Mehr Wert

Author: Lucien Karpik
Publisher: Campus Verlag
ISBN: 3593412306
Format: PDF, ePub
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Nach welchen Kriterien entscheidet der Konsument, welchen Film er sich im Kino anschaut, welche CD er kauft, welchen Wein er trinkt, zu welchem Arzt er geht? Lucien Karpik beantwortet diese Fragen mit einer neuen Theorie des Marktes, die über die neoklassische Wirtschaftstheorie hinausgeht. Im Mittelpunkt steht das Funktionieren von Produkten, denen ein Nimbus des Einzigartigen anhaftet – Kunstwerke, Luxus- und Kulturgüter, spezielle Expertisen. Nicht aufgrund des Gebrauchswerts fällt die Entscheidung, sondern aufgrund besonderer Eigenschaften, die das Produkt für den potenziellen Käufer ganz subjektiv reizvoll machen: Wer hat die Aufführung inszeniert oder wer hat sie empfohlen? Wie »authentisch« erscheint dieser besondere Wein? Dabei ist die vermutete Qualität des Produkts – sein Versprechen – für die Kaufentscheidung wichtiger als der Preis. Erstmals gelingt es hier plausibel zu machen, wie die Sphären von Markt und Kultur zusammenhängen. Lucien Karpiks neue Wirtschaftstheorie gründet auf empirischen Studien und überzeugt durch ihre besondere Anschaulichkeit.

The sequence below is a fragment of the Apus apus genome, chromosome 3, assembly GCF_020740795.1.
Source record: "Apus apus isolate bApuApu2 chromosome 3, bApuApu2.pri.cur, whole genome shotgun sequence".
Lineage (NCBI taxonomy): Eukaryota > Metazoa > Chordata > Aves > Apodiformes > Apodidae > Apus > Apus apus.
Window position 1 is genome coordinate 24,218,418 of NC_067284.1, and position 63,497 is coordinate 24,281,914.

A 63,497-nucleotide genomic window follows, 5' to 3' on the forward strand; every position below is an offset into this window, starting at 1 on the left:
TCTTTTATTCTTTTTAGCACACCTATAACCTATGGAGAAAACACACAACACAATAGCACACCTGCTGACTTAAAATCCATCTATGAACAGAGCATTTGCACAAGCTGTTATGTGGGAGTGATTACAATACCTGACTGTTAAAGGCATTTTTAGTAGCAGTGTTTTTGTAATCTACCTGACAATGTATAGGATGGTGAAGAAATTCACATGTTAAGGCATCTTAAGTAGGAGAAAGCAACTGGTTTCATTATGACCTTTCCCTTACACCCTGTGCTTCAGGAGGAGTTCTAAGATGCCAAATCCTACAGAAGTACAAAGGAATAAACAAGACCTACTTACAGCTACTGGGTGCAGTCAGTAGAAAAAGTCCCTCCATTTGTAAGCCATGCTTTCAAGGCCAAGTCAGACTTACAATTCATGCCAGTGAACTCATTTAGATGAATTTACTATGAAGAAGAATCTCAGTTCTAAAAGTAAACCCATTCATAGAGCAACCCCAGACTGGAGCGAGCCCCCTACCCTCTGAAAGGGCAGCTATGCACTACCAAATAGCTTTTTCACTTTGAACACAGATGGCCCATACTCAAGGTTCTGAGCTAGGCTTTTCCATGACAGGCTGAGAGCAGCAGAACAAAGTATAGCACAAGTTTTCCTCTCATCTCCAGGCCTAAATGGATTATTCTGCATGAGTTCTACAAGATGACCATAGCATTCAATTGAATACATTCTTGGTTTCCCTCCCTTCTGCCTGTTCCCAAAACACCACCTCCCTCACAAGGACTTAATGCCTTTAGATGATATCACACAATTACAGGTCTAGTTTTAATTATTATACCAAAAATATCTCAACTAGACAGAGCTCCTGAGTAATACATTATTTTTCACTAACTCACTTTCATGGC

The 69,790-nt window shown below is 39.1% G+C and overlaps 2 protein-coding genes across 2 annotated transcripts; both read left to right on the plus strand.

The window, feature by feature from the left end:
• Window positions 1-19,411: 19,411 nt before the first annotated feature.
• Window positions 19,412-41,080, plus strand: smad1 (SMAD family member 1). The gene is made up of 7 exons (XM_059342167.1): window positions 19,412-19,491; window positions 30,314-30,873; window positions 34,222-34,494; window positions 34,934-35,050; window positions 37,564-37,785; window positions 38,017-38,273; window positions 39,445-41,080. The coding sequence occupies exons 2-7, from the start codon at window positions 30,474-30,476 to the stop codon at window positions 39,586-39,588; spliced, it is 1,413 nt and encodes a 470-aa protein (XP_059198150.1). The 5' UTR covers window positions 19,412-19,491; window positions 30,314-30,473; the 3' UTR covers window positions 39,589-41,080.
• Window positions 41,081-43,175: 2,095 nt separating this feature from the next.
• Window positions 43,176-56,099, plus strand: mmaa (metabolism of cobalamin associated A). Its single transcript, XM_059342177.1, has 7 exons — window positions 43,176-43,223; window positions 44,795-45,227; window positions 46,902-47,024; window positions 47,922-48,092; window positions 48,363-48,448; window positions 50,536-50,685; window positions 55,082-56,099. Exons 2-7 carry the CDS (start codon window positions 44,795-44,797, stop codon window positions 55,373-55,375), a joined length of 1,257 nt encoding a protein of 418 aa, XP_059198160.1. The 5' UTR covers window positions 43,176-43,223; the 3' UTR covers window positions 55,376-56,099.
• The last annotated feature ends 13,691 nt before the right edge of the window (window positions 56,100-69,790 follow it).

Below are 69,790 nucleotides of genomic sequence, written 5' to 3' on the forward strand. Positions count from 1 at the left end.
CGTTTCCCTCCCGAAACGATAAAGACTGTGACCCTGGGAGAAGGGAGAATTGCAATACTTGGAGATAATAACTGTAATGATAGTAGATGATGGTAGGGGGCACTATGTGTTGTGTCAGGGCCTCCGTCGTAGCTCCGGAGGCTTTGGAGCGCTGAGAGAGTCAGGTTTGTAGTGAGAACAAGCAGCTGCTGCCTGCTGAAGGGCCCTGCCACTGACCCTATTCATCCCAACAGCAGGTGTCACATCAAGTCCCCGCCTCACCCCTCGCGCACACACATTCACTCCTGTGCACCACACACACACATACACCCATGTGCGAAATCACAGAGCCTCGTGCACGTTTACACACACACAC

The Vanishing American Lawyer

Author: Thomas D. Morgan
Publisher: Oxford University Press
ISBN: 019974937X
Format: PDF, ePub, Docs